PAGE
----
abstract = "Mulch made from recycled construction and demolition (C&D) wood has been reported to contain elevated levels of arsenic from inadvertent inclusion of chromated copper arsenate (CCA)-treated wood. Such mulch is also commonly colored with iron oxide, a compound known to bind arsenic. The objectives of this study were to quantify the releases of arsenic from mulch made from C&D wood, to evaluate the impacts of an iron-oxide colorant in potentially decreasing arsenic leaching rates, and to evaluate the relative significance of additional variables on leachate concentrations. A total of 3 sets of mulch samples (0{\%}, 5{\%}, or 100{\%} CCA-treated wood) were prepared containing a sample either with or without colorant addition. Each sample was subjected to two tests: a field leaching test and the Synthetic Precipitation Leaching Procedure (SPLP). Results showed that arsenic concentrations in the field leachate from the 0{\%} treated wood mulches were consistently low (<0.003-0.013 mg/L) whereas leachates from 5 and 100{\%} treated wood mulches were characterized by higher arsenic concentrations (0.059-2.23 mg/L for 5{\%}; 0.711-22.7 mg/L for 100{\%}). The mass of arsenic leached from the field samples during the 1-year monitoring period was between 10 and 15{\%} of the initial mass of arsenic. The colorant reduced the leaching of arsenic by more than 20{\%} for the field leachate and 50{\%} for the SPLP leachate, on average. However, the study showed that the effect may not last for long periods. Besides colorant addition other factors were observed to affect the amount of arsenic leached from contaminated mulch. These include the proportion of CCA-treated wood in the mulch, time, and pH of rainfall.",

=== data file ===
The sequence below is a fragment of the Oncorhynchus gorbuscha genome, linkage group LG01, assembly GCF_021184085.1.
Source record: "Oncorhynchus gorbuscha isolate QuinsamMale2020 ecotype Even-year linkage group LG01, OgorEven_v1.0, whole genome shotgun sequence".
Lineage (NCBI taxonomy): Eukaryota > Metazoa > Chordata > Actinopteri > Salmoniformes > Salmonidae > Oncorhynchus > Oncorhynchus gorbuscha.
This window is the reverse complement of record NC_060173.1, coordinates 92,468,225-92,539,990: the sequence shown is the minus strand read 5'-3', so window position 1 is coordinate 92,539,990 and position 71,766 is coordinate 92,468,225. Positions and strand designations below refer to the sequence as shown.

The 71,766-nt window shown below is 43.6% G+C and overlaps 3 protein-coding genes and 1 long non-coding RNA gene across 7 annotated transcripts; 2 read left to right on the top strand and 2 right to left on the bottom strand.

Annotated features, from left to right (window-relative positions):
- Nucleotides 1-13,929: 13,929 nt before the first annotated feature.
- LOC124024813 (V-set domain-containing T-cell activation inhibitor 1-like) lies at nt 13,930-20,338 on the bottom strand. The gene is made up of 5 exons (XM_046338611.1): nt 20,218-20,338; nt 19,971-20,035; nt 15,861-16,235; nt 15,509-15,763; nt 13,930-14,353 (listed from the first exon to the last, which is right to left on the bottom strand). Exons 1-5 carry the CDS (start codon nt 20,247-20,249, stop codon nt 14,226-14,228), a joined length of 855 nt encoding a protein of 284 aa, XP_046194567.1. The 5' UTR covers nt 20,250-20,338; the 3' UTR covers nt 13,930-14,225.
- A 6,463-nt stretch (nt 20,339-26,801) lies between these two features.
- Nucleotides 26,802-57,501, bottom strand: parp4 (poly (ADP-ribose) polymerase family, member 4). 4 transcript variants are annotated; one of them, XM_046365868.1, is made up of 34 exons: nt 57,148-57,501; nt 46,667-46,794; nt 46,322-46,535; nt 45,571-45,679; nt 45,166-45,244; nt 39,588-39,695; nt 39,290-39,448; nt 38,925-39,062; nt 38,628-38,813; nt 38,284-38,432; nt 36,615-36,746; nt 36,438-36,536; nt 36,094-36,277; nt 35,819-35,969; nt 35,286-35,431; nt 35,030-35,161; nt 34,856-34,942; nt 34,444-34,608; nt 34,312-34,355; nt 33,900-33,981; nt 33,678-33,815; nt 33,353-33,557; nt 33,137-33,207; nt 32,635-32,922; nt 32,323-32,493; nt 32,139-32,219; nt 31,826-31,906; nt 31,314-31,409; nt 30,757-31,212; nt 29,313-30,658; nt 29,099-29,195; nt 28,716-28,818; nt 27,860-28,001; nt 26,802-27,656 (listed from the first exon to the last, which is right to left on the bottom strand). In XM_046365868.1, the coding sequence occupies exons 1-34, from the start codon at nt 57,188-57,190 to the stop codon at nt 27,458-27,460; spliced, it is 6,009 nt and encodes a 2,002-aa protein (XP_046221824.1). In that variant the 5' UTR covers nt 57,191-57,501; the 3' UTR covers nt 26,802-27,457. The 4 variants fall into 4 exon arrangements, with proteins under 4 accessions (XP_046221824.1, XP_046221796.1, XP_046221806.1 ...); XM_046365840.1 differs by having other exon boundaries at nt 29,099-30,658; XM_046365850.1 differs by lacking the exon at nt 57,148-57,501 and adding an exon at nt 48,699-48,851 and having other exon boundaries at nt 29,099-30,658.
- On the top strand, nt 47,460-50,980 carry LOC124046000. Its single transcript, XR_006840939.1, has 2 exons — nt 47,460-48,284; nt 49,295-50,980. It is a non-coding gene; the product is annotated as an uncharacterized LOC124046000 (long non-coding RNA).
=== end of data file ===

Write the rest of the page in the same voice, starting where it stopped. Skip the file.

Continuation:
author = "Tomoyuki Shibata and Solo-Gabriele, {Helena M} and Brajesh Dubey and Townsend, {Timothy G.} and Jacobi, {Gary A.}",
year = "2006",
month = "8",